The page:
By Jared Council
With a federal budget in place and some federal spending cuts restored, the Hampton Roads economy is expected to grow by 2.2 percent in 2014, according to projections made last week by Old Dominion University's economic forecasting team.
That figure is slower than the historical average of 3.1 percent and lags behind national growth, but it's faster than the gross regional product growth rate of 1.73 percent in 2013.
Professors Vinod Agarwal and Gary Wagner, who lead the forecast team, predicted a 1.68 local growth rate in 2013. Gross regional product, the broadest measure of a local economy, is the market value of all goods and services produced in a region.
The professors forecast a brighter picture for the local economy in 2014 with unemployment falling from 5.9 percent to 5.3 percent; home values jumping 7.9 percent; port tonnage increasing 4.8 percent; retail sales growing 3.6 percent; and hotel room revenue growing 2.4 percent.
Still, some of the projected growth in these sectors falls short in returning to pre-recession levels. For instance, of the 40,000 local jobs lost from 2007 to 2010, the region has only been able to recover 23,500.
The hotel industry suffered last year, with revenue declining 1.3 percent after being forecast to grow 3.3 percent. Some business owners cited the unusually cold spring, and Agarwal said substantial decreases in federal travel, especially among military personnel and contractors, had a negative effect on the local hotel industry.
Hampton Roads hotel revenues, which peaked at $710.5 million in 2007, have declined somewhat and remain fairly flat since then. They stood at $661.9 million last year, a slight decrease from 2012.
Williamsburg hotels were collectively a bright spot in the data, as it was the only city to experience revenue growth last year at a 1.4 percent annual rate. All other segments, which include one or two cities, declined.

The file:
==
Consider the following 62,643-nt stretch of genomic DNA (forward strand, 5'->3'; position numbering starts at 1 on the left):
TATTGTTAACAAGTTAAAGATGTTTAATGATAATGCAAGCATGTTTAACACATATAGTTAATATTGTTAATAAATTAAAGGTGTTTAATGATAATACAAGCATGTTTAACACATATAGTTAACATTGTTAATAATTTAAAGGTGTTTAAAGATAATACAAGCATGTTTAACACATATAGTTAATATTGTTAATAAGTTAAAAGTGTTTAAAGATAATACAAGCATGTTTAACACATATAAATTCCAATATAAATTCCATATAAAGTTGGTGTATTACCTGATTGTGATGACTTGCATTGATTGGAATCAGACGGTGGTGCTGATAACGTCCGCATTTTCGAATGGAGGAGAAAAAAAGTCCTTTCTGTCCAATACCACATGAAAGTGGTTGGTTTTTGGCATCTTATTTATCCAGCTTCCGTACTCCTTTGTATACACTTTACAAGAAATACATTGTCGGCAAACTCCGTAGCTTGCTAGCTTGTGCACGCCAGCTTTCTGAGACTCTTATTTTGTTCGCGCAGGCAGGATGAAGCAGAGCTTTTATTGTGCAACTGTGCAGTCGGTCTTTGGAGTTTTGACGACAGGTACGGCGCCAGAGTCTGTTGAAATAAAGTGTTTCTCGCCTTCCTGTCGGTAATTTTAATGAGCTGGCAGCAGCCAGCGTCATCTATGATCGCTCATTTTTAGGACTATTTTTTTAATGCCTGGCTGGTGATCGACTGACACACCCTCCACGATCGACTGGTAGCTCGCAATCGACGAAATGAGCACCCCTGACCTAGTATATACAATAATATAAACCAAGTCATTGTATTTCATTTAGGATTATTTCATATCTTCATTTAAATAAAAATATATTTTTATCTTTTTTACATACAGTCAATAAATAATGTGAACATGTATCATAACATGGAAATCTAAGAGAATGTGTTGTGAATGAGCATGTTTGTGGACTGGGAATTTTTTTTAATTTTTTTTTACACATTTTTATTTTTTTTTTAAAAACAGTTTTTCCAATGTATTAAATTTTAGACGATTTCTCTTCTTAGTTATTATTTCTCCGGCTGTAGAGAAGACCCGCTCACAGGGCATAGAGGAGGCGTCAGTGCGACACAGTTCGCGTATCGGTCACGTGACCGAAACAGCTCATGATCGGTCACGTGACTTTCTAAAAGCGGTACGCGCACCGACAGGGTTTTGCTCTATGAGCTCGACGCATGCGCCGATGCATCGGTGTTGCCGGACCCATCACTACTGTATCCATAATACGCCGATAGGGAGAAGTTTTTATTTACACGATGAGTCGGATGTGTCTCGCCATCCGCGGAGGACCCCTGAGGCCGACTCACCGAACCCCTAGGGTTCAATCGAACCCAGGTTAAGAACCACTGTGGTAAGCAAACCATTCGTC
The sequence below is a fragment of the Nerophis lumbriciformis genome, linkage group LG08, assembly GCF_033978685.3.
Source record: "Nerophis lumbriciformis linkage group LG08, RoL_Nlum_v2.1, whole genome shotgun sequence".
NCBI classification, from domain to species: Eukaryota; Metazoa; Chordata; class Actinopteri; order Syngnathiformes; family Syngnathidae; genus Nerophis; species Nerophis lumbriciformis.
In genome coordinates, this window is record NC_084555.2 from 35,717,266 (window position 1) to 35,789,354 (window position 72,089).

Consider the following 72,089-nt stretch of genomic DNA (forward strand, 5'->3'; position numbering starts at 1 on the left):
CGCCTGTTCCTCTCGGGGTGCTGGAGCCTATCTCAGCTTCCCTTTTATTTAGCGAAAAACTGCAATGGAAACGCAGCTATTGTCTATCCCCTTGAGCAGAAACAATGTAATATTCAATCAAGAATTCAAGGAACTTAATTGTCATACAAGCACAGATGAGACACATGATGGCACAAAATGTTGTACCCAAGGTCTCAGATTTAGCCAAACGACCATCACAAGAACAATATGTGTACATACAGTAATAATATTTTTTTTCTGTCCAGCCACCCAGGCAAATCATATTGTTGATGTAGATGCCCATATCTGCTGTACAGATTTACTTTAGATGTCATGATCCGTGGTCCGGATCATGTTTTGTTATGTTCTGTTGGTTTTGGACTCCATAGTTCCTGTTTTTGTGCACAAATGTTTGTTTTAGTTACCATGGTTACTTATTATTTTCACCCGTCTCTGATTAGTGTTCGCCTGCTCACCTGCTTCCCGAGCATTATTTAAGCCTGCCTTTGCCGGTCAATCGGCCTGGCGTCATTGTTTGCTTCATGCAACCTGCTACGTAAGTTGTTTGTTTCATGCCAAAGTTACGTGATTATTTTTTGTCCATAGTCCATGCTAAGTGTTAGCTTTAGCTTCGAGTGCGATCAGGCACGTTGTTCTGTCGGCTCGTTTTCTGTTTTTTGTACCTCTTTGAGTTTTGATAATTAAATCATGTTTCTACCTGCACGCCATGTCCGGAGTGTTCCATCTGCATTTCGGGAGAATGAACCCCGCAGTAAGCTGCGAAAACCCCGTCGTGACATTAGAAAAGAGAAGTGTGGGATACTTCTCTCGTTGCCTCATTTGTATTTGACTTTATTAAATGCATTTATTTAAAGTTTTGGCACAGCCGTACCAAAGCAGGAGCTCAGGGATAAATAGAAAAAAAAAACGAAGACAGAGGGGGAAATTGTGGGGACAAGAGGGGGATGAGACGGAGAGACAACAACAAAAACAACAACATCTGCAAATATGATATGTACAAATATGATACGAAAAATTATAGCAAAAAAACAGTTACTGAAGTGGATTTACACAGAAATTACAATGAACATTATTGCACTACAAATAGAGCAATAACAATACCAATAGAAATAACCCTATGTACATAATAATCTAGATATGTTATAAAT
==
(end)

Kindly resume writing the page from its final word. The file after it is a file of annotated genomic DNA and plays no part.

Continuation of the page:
Port activity continued its upward trend, as it saw about 18.8 million tons of port cargo pass through, surpassing the previous peak of 17.8 million tons. Agarwal said that after four years of declines in market share among East Coast ports, Virginia's port increased to 16.1 percent in 2012 and to 16.9 percent in 2013.
In a small sign of economic diversification, local gross regional product attributable to Department of Defense spending fell to 42.9 percent, the second straight year of declines from a 19-year high of 46.6 percent set in 2011. Virginia, however, remains one of the top states in defense procurement.
Employment growth did much better than forecast at 2 percent versus 0.7 percent. That 2 percent beat the state average of 1 percent and was faster than the Richmond, Roanoke, Lynchburg and Northern Virginia metropolitan statistical areas.
Data for the national economy appeared to be a mixed bag of news. Wagner said he expects gross domestic product to increase 2.84 percent in 2014, which is slightly above the 30 -year average rate of 2.7 percent. But the malaise in the labor market appears likely to continue.
Since 1980, Wagner noted, the percentage of people out of work for at least 27 weeks never exceeded 30 percent of the entire unemployed pool. The Great Recession sent that figure to roughly 45 percent in 2010. It's been trending down, but remains above 35 percent.
A more positive development comes in household debt, which was down from a high of $12.6 trillion in the first quarter of 2008 to $11.3 trillion in the third quarter of 2013.
Wagner said the $11.3 trillion figure was a slight increase over the preceding quarter, and that might be a good thing.
"Households were deleveraging: instead of buying goods and services, we were reducing our debt balances," Wagner said.
In the last quarter, he said, "We actually saw households be willing to take on more debt. This has helped, in the last part of 2013, fuel that higher than average growth we saw in the economy."